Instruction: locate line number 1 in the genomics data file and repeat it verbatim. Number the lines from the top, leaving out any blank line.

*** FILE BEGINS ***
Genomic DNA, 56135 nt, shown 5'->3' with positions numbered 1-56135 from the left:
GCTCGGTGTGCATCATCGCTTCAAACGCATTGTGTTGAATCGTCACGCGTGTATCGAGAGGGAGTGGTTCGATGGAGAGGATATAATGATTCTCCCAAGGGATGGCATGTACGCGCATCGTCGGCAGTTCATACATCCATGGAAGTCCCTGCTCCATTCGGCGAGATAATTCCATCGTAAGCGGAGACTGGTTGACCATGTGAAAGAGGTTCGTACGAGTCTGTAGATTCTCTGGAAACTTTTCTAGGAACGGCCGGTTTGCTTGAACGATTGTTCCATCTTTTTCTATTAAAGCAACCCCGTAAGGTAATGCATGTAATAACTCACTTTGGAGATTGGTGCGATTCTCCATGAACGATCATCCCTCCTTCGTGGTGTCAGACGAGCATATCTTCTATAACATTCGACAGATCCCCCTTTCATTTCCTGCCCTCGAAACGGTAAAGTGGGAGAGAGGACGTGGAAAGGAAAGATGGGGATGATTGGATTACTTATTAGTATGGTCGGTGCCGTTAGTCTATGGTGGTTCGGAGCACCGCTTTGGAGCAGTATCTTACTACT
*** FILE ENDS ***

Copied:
Genomic DNA, 56135 nt, shown 5'->3' with positions numbered 1-56135 from the left: